The deathless warriors of Annuvin halted as if at the faint stirring of some clouded memory. The moment passed and they strode on.
Live Action TV
- Coincides with Ripple-Effect-Proof Memory in The 4400. The people who originally took the 4400 come back and capture a large number of 4400 children, stating that the future has not been changed as they had hoped and that they must place these children into new parts of history so that they can alter the future. One of them, Maya Skouris is wiped from all memory, with the exception of Agent Tom Baldwin, who continually sees her when his wife Alanna uses her powers on him. (She can psychically construct alternate realities for people.) He doesn't recognize Maya, but Alanna says that he must know who she is, since the alternate realities are created out of the subject's memories.
- This kicks off the main plot of the Star Trek: The Next Generation episode "Who Watches The Watchers"
- Twice on No Ordinary Family with the same characters.
- Daphne uses her newfound idea push powers to tell her inquisitive boyfriend not to ask about the family's special abilities. It works, but then a few hours later he broaches the topic again. So she pushes again, which works for a few hours again. Etc. She finally ends up telling him.
- Jim convinces Daphne to mind-wipe BF of his knowing about the family, so she gives him the instruction to "forget about when you learned I was special." This time it works too well, as he forgets their entire relationship.
- The memory drug in Torchwood, called 'Retcon', can sometimes leave nagging little details in the victim's mind. If they're distanced from all the weird things they've seen, it won't be a problem, but if something triggers it the memories come back. This is how Gwen re-learns of Torchwood in the pilot after Jack wipes her mind.
- Played with on House of Anubis, When Fabian gets his amnesia curse. At first, he is still able to remember enough, like who Nina is, even though it does take a little work to trigger these memories. Though, eventually he does lose his entire memory, including his name.
- In Persona 3, ordinary people who don't experience the Dark Hour have their memories revised afterwards to explain anything strange that occurs during the Dark Hour. (Which they might notice after it passes). In one scene, Mitsuru mentions that so many people are coming down with Apathy Syndrome that the memory revision can't keep up.
- At the end of the game, either the protagonists (in the bad ending) or the entire world and the protagonists (in the good ending) have their experiences of the Dark Hour, as well as all the bonds of friendship and Character Development that occurred because of it, erased from their memories. Everyone, that is, except for Aigis, who explicitly remembers everything. Depending on which ending it is, the character's situation is either wistful or downright Fridge Horror, because in the bad ending she knows that The End of the World as We Know It is hours away from happening but there's absolutely nothing she can do to stop it, and she can't even tell her former friends about it because they don't even remember who she is.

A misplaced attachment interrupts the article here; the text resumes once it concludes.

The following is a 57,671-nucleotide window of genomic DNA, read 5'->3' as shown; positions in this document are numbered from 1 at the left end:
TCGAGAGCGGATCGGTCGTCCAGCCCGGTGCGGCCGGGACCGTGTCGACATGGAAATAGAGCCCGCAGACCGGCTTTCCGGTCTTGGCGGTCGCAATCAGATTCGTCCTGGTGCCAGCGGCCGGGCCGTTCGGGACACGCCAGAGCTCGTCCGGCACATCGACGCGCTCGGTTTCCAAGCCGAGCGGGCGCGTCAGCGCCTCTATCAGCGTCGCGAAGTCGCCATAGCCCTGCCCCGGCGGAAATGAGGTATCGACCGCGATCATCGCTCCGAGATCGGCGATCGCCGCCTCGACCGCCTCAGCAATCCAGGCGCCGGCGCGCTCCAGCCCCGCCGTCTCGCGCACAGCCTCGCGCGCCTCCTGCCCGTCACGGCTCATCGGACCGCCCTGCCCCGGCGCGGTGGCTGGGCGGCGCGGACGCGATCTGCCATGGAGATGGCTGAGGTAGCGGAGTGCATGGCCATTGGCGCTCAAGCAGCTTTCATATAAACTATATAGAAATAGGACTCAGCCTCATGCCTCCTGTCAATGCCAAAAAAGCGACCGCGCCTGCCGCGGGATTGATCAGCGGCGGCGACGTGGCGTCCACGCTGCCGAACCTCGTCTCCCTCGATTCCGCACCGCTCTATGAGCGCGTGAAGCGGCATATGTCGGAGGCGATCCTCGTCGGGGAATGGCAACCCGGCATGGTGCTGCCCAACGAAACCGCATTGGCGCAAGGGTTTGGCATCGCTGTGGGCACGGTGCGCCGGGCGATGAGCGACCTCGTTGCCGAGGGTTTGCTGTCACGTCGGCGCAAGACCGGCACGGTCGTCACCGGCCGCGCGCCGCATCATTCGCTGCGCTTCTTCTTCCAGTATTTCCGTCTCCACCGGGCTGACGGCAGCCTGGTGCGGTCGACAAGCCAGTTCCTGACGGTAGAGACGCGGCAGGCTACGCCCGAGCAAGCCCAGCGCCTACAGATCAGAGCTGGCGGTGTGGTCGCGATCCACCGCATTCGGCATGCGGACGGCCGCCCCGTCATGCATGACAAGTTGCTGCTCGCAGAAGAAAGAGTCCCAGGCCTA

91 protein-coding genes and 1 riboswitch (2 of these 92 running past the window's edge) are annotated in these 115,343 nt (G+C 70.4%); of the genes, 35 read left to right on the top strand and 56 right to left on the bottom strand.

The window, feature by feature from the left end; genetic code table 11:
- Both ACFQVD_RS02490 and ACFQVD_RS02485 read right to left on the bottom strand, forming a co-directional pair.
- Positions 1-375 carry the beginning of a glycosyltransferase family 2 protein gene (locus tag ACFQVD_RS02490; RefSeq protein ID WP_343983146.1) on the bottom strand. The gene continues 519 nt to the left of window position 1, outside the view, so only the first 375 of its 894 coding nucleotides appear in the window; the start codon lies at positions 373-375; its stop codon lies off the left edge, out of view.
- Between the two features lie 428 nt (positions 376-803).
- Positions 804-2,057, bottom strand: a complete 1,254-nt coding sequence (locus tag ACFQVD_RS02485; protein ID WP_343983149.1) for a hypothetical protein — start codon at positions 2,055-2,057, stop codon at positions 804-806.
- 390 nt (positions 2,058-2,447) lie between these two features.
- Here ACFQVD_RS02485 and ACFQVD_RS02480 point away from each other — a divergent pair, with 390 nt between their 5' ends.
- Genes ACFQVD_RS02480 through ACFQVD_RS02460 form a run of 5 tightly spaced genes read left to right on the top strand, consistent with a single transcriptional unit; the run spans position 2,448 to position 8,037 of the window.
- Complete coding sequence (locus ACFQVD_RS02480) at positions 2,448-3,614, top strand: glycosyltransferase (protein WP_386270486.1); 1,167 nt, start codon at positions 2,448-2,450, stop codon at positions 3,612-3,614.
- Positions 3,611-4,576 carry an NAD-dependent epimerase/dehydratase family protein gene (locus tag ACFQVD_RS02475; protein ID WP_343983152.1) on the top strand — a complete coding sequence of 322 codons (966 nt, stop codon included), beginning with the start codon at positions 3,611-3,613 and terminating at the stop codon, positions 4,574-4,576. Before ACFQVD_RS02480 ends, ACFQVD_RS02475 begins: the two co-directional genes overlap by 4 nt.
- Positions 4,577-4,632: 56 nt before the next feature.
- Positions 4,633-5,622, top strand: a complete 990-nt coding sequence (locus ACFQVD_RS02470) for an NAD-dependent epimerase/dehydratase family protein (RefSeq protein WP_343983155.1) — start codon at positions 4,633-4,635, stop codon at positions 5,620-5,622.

- It's also implied to have missed to the Main Character in the good ending, since he/she can speak to Aigis about it in the last two days before graduation. However, since the narrative skips from the aftermath of the Final Battle to the day before graduation, it's ambiguous whether he/she retained all memories along with Aigis and simply kept quiet about it for three months, or whether the memories came back on that specific day.
- Also in Persona 2. At the end of Innocent Sin, Philemon recreates the world at the catch that everyone will forget everything. Tatsuya Suou, The Hero of Innocent Sin, keeps his memories out of sheer willpower, but is forced to give them up at the end of Eternal Punishment. Big Bad Nyarlathotep, of course, remembers everything due to his supernatural status and restored the memories of the Ax Crazy Pyromaniac Tatsuya Sudou.
- The first Knights of the Old Republic had this as the backbone of the plot. Revan's fragmented memories, as spied on through Bastila via the Force Bond were supposed to lead the Jedi to the Star Forge with your Player Character being none the wiser.
- Of course, in this case the amnesia might or might not have been accidental. Depending on which it was, the trope is either invoked ( if the Jedi deliberately wiped your memories, the intention must have been for it to miss spots so that they could be used to find the Star Forge) or exploited ( if the amnesia was an accidental result of the circumstances of your capture, the Jedi took advantage of this at least as soon as they realized what was going on, and potentially as soon as they realized the possibility of this trope).
- In Genocide Man Joey reveals that his tweaked augments make him immune to the Lethe Protocol they use for discussions of things so terrible that plausible deniability isn't enough. He takes advantage of that immunity to jog Jacob's memory of voting to use the Guyaquil Complex that killed a billion people.
- In X-Men: Evolution, an entire sports stadium of people learn about the different mutants among them and their powers. To maintain their secret identities, Professor X tries to erase everyone's memory of the night, but blacks out before he can finish erasing Principal Kelly's mind. Principal Kelly later goes on to be very anti-mutant. The episode in question can be seen here.
- In one episode of Futurama it looks like Fry was ground up into sausages and Leela goes to a memory erasure clinic to relieve the pain of his death. She is told before the procedure starts that it only hides memories, it doesn't remove them entirely and she might accidentally remember again. Meanwhile Fry is actually living among a Neanderthal tribe with blunt trauma-induced amnesia. Naturally, they both regain their memories upon meeting one another again.